A section-by-section analysis of the International Cybercrime Prevention Act shows that, by and large, the bill much resembles the legislation proposed by Senator Graham in 2018. Section 2 of the bill, covering predicate offenses, would make violations of the Computer Fraud and Abuse Act (CFAA), which prohibits unauthorized computer access, a predicate offense for purposes of the Racketeer Influenced and Corrupt Organizations (RICO) Act, a statute that gives authority to law enforcement officials to prosecute activities tied to criminal organizations. Federal prosecutions for cybercrime activity already proceed under RICO, as is evidenced by the U.S. Department of Justice’s announcement in early May that four Eastern European nationals pled guilty this spring to RICO charges regarding that group’s provision of hosting services for malware distribution. By adding CFAA violations to the category of predicate offenses for RICO prosecution, the International Cybercrime Prevention Act would enable law enforcement to bring racketeering charges for trespassing government computers, trafficking in passwords, threatening to damage a computer or fraudulently accessing a computer to obtain anything of value.
Other sections of the International Cybercrime Prevention Act would create new criminal violations prohibiting certain online behaviors that federal prosecutors currently cannot litigate. Section 5 of the act creates a violation for aggravated damage to a critical infrastructure computer, or knowingly causing damage to computers controlling critical infrastructure like dams, hospitals, power plants and election infrastructure. Section 6 would close a loophole in criminal law by prohibiting individuals from selling means of access to a compromised computer if the seller knows or has reason to know the buyer intends computer damage, wire fraud or criminal spam. This particular provision is meant to address the use of compromised computers within a botnet, or a network of computers infected with malicious software and controlled by cybercriminals without the computer owner’s knowledge.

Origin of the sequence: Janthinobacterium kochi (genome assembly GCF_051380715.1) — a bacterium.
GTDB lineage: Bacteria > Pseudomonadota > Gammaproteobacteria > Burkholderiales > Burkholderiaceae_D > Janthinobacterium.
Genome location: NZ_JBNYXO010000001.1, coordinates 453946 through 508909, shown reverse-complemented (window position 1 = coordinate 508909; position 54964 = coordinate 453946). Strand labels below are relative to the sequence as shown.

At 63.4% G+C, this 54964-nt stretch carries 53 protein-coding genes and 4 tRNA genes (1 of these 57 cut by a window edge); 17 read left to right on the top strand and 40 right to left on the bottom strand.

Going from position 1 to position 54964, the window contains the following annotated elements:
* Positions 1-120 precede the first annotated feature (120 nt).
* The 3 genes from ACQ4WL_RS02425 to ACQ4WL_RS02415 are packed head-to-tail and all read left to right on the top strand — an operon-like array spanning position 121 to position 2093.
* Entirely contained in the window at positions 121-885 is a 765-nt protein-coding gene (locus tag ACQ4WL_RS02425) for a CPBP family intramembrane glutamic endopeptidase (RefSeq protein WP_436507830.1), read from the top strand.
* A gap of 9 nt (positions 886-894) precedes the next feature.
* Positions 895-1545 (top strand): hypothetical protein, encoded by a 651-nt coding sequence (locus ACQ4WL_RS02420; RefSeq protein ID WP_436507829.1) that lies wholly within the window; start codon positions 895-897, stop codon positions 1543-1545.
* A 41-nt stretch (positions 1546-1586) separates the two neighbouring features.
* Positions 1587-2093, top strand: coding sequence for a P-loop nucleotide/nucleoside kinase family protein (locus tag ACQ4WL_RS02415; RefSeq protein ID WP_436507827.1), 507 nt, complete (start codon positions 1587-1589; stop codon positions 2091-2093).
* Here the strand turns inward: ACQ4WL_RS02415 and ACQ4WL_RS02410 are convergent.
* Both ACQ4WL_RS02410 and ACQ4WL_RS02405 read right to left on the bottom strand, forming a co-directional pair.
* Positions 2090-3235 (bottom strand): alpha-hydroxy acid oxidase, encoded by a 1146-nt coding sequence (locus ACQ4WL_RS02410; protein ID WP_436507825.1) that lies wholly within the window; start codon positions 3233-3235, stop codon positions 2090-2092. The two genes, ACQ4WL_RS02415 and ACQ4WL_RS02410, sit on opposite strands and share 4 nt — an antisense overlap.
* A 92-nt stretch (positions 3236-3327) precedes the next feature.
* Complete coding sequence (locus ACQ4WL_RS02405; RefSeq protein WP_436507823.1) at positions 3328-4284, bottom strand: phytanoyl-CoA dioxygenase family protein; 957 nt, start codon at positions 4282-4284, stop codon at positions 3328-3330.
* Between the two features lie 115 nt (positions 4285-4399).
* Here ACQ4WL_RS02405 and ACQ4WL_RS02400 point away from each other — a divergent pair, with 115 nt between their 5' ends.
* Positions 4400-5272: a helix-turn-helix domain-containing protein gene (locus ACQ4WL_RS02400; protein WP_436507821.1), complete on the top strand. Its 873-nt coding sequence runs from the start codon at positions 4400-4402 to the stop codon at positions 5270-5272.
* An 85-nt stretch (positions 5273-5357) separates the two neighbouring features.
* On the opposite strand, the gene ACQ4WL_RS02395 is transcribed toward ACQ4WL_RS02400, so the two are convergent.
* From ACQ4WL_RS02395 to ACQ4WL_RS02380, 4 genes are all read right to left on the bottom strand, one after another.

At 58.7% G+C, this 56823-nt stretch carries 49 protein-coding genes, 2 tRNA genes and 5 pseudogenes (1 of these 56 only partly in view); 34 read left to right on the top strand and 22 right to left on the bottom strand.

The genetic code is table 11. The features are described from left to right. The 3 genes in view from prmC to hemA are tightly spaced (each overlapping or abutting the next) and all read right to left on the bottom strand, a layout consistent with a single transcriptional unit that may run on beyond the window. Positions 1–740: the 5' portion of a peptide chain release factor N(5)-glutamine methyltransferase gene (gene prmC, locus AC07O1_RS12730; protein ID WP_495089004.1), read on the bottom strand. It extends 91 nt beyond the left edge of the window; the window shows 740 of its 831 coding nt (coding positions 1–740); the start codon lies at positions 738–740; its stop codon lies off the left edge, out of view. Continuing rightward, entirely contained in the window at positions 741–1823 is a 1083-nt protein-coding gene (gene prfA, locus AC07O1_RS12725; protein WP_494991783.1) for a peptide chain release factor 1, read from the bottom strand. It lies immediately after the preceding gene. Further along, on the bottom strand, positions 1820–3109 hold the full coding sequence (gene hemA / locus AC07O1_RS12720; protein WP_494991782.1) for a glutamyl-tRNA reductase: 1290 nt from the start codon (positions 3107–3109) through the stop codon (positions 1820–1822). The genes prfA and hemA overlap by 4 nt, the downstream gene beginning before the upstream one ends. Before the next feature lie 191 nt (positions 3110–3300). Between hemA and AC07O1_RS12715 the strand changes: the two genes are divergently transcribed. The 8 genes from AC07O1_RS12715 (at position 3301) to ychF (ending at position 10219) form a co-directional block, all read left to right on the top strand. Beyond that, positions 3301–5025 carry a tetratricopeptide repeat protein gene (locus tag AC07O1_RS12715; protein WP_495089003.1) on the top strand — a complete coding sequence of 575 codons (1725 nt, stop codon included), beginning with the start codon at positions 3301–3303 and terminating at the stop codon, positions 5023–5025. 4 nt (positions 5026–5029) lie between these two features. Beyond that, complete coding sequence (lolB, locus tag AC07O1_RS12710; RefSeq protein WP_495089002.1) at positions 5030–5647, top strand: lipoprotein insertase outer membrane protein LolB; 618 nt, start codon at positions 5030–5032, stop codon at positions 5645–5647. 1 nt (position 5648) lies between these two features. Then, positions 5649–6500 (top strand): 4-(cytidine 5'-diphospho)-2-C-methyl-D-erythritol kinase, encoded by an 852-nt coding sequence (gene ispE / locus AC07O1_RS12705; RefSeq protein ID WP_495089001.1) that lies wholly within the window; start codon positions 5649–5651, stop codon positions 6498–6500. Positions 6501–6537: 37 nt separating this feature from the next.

Finally, the bill would also create new tools that law enforcement can use to disrupt or prevent malicious online activity targeting network vulnerabilities. Section 3 of the International Cybercrime Prevention Act would authorize the forfeiture of property used to violate data privacy statutes, including illegal interception devices, as well as sales from the proceeds of spyware. Section 4 would create injunctive relief against botnets engaging in activities illegal under the CFAA, including data destruction and denial of service (DoS) attacks, expanding current authority which limits injunctive relief to instances of fraud or illegal wiretapping.
The recent cyberattacks on JBS and Colonial Pipeline are major factors driving support for the International Cybercrime Prevention Act as it runs the gauntlet on Capitol Hill. A recent post on The Hill discussed several legislative efforts currently being drafted by various U.S. Senators, including separate bills addressing ransomware attacks from the leadership of both the Senate Homeland Security Committee and the Senate Intelligence Committee. Ransomware, which encrypts sensitive data and prevents it from being accessed by a computer user until a ransom is paid, was the malware of choice for hackers perpetrating both the JBS and the Colonial Pipeline breaches. Recent news reports indicate that JBS had to pay its hackers $11 million worth of bitcoin in order to bring its meat packaging plants back online, and on June 7, the U.S. Department of Justice announced that it had recovered $2.3 million in cryptocurrency of a total $4.4 million ransom paid by Colonial Pipeline to hackers in the criminal group DarkSide